Toilet training was a breeze. Human beings will do that as soon as they’re ready, and at a young age, they will see the advantage of not crapping in their pants. Making that a forced thing, making that about the parents, is really stupid, It’s like forcing someone to eat dessert. Who wants to sit in shit?

A few things were a little tough though. As mentioned in a comment recently in someone else’s blog, letting them procrastinate about their homework until the last possible night, and late that night, that made me squirm, freaked me out.

It all worked out though. I learned to sleep through that sort of thing, and they’re straight A students.

Another one was swearing. We had no rules about language, and we all watched anything on TV together, raised the girls on South Park – but when your first daughter, at seven years of age is playing video games by herself, getting worked up and yelling “Holy Fucking Shit-Balls!” at the TV, with no worry that you’re there and listening – well that kind of freaks you out.

Then when the second one, at about the same age, stubs her toe and hop-runs around the house screaming “Fuck, fuck, fuck, Fuckley J. McFucklepants!” again, with no worry that you’re there and hearing it, that can be a little shocking.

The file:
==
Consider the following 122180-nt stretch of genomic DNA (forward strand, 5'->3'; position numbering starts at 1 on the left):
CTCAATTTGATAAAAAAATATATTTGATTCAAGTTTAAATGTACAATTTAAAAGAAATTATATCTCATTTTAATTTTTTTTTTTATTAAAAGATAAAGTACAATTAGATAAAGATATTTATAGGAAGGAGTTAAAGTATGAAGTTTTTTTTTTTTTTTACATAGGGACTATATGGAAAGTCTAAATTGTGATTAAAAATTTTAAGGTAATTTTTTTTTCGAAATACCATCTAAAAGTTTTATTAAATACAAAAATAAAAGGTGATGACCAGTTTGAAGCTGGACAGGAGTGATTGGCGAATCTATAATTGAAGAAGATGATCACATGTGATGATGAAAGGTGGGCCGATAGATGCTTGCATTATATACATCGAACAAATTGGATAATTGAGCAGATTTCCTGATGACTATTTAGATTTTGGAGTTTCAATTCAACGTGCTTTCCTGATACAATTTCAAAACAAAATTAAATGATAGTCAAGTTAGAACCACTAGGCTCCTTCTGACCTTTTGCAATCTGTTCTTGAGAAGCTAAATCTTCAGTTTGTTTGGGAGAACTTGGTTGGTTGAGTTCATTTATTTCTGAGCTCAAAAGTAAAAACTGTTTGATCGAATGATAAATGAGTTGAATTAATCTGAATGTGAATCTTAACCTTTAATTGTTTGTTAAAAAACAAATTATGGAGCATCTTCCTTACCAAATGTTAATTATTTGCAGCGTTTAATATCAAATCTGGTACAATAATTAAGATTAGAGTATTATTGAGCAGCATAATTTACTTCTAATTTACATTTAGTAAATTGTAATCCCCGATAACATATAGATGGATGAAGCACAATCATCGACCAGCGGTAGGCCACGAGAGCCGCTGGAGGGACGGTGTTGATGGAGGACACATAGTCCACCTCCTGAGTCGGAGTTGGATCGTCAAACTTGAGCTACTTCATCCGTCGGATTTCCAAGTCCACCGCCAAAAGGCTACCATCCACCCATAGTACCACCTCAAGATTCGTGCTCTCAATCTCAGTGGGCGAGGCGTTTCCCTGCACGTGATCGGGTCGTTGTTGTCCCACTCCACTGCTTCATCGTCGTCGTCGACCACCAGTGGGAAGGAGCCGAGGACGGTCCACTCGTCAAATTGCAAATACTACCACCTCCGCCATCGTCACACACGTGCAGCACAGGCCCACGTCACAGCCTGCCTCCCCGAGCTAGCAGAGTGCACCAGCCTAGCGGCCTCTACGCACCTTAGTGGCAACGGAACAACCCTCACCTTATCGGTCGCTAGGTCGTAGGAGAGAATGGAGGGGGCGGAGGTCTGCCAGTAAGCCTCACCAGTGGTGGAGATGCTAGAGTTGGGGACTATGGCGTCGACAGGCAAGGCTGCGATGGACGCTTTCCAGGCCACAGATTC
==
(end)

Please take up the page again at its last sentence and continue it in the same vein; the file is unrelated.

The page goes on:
I mean, I wasn’t raised this way. It all rattled me too.

But it’s all good.

Really, really good.

We never Punished, and nothing Bad Happened.

I’ve got two teenage girls, 16 and 19. We never punished them for anything.

Well, after the older one lost her iPod by leaving it in a locker with no lock during gym class at school, and then borrowed her sister’s and lost it by leaving it in a classroom in her hoodie, we told her we couldn’t afford to buy her another one, and we didn’t, for a few years.

Technically, we could have, I mean, we’re mortgaged, operating in deficit mode, but we could have charged another one. I think what we said was “we can’t afford to keep buying these things if you keep giving them away” – something like that.

She felt so bad about it, she didn’t argue. That was as close to a punishment as anything we ever did, and it stands alone as a thing that approached punishing.

Our teenagers are lazy and messy, they’re not much help with the house – and that is as bad as it gets.

I have nothing worse to report.

They’re bloody brilliant, the kind of kids some teachers love, because they’re smart and they can talk to the teachers, and other teachers hate because they’re smarter than those teachers.

My oldest one tutors some of her college peers – and she told me this the other day – even in subjects she hasn’t taken. She’s not even in the class, and she can help you with your homework.

The younger one is going through high school, breaking her sister’s records.

I swear, punishment damages your brain.